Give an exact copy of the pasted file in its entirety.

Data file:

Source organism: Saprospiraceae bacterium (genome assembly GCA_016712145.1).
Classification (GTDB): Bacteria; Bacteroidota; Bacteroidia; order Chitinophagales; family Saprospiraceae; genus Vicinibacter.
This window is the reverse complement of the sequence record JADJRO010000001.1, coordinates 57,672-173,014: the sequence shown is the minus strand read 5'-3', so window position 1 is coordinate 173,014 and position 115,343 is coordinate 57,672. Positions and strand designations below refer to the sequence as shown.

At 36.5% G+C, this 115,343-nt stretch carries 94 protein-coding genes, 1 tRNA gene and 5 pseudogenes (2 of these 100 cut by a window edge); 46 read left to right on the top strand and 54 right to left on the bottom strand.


Source organism: Saprospiraceae bacterium (genome assembly GCA_016712145.1).
Classification (GTDB): Bacteria; Bacteroidota; Bacteroidia; order Chitinophagales; family Saprospiraceae; genus Vicinibacter.
This window is the reverse complement of the sequence record JADJRO010000001.1, coordinates 57,672-173,014: the sequence shown is the minus strand read 5'-3', so window position 1 is coordinate 173,014 and position 115,343 is coordinate 57,672. Positions and strand designations below refer to the sequence as shown.

At 36.5% G+C, this 115,343-nt stretch carries 94 protein-coding genes, 1 tRNA gene and 5 pseudogenes (2 of these 100 cut by a window edge); 46 read left to right on the top strand and 54 right to left on the bottom strand.